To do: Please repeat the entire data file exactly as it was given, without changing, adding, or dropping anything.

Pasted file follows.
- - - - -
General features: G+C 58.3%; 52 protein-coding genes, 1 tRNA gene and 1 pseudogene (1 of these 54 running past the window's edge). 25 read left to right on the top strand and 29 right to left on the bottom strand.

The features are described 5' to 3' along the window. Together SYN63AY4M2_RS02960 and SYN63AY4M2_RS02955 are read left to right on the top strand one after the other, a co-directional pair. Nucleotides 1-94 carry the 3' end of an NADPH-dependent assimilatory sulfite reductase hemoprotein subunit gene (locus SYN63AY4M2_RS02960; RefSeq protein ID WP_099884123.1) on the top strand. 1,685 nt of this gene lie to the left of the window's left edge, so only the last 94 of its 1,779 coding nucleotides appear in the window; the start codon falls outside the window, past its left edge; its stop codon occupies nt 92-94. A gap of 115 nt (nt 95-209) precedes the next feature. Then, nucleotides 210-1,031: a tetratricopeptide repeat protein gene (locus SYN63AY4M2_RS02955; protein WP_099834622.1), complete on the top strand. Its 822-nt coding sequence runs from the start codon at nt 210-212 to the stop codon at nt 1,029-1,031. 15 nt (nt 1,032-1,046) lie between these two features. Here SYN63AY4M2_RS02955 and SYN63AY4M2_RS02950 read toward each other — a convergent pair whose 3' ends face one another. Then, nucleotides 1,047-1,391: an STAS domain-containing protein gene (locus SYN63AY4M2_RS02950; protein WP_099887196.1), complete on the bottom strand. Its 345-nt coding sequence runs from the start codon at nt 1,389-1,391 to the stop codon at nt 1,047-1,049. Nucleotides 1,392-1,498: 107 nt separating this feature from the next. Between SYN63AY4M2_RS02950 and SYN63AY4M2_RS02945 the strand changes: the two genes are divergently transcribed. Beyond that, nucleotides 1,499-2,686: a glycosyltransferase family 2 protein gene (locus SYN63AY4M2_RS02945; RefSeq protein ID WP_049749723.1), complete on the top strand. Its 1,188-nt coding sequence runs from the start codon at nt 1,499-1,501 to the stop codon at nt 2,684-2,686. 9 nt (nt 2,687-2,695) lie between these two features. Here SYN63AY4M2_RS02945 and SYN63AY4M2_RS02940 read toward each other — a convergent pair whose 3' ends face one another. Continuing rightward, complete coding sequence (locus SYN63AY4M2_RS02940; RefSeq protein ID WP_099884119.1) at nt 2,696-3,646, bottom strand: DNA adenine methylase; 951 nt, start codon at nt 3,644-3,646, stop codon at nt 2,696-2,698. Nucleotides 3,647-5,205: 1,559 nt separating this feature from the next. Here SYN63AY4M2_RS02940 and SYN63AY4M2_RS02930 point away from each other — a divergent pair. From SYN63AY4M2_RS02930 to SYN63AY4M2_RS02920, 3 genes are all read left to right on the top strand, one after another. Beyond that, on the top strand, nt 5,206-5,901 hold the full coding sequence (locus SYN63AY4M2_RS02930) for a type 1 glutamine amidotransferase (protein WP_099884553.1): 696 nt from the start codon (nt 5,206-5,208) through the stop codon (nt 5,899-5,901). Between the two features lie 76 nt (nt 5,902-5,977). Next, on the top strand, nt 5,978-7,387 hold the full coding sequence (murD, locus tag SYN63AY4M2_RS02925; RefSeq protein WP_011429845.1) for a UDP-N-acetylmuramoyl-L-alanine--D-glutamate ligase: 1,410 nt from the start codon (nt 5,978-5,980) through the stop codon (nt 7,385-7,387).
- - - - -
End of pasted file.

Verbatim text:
General features: G+C 58.3%; 52 protein-coding genes, 1 tRNA gene and 1 pseudogene (1 of these 54 running past the window's edge). 25 read left to right on the top strand and 29 right to left on the bottom strand.

The features are described 5' to 3' along the window. Together SYN63AY4M2_RS02960 and SYN63AY4M2_RS02955 are read left to right on the top strand one after the other, a co-directional pair. Nucleotides 1-94 carry the 3' end of an NADPH-dependent assimilatory sulfite reductase hemoprotein subunit gene (locus SYN63AY4M2_RS02960; RefSeq protein ID WP_099884123.1) on the top strand. 1,685 nt of this gene lie to the left of the window's left edge, so only the last 94 of its 1,779 coding nucleotides appear in the window; the start codon falls outside the window, past its left edge; its stop codon occupies nt 92-94. A gap of 115 nt (nt 95-209) precedes the next feature. Then, nucleotides 210-1,031: a tetratricopeptide repeat protein gene (locus SYN63AY4M2_RS02955; protein WP_099834622.1), complete on the top strand. Its 822-nt coding sequence runs from the start codon at nt 210-212 to the stop codon at nt 1,029-1,031. 15 nt (nt 1,032-1,046) lie between these two features. Here SYN63AY4M2_RS02955 and SYN63AY4M2_RS02950 read toward each other — a convergent pair whose 3' ends face one another. Then, nucleotides 1,047-1,391: an STAS domain-containing protein gene (locus SYN63AY4M2_RS02950; protein WP_099887196.1), complete on the bottom strand. Its 345-nt coding sequence runs from the start codon at nt 1,389-1,391 to the stop codon at nt 1,047-1,049. Nucleotides 1,392-1,498: 107 nt separating this feature from the next. Between SYN63AY4M2_RS02950 and SYN63AY4M2_RS02945 the strand changes: the two genes are divergently transcribed. Beyond that, nucleotides 1,499-2,686: a glycosyltransferase family 2 protein gene (locus SYN63AY4M2_RS02945; RefSeq protein ID WP_049749723.1), complete on the top strand. Its 1,188-nt coding sequence runs from the start codon at nt 1,499-1,501 to the stop codon at nt 2,684-2,686. 9 nt (nt 2,687-2,695) lie between these two features. Here SYN63AY4M2_RS02945 and SYN63AY4M2_RS02940 read toward each other — a convergent pair whose 3' ends face one another. Continuing rightward, complete coding sequence (locus SYN63AY4M2_RS02940; RefSeq protein ID WP_099884119.1) at nt 2,696-3,646, bottom strand: DNA adenine methylase; 951 nt, start codon at nt 3,644-3,646, stop codon at nt 2,696-2,698. Nucleotides 3,647-5,205: 1,559 nt separating this feature from the next. Here SYN63AY4M2_RS02940 and SYN63AY4M2_RS02930 point away from each other — a divergent pair. From SYN63AY4M2_RS02930 to SYN63AY4M2_RS02920, 3 genes are all read left to right on the top strand, one after another. Beyond that, on the top strand, nt 5,206-5,901 hold the full coding sequence (locus SYN63AY4M2_RS02930) for a type 1 glutamine amidotransferase (protein WP_099884553.1): 696 nt from the start codon (nt 5,206-5,208) through the stop codon (nt 5,899-5,901). Between the two features lie 76 nt (nt 5,902-5,977). Next, on the top strand, nt 5,978-7,387 hold the full coding sequence (murD, locus tag SYN63AY4M2_RS02925; RefSeq protein WP_011429845.1) for a UDP-N-acetylmuramoyl-L-alanine--D-glutamate ligase: 1,410 nt from the start codon (nt 5,978-5,980) through the stop codon (nt 7,385-7,387).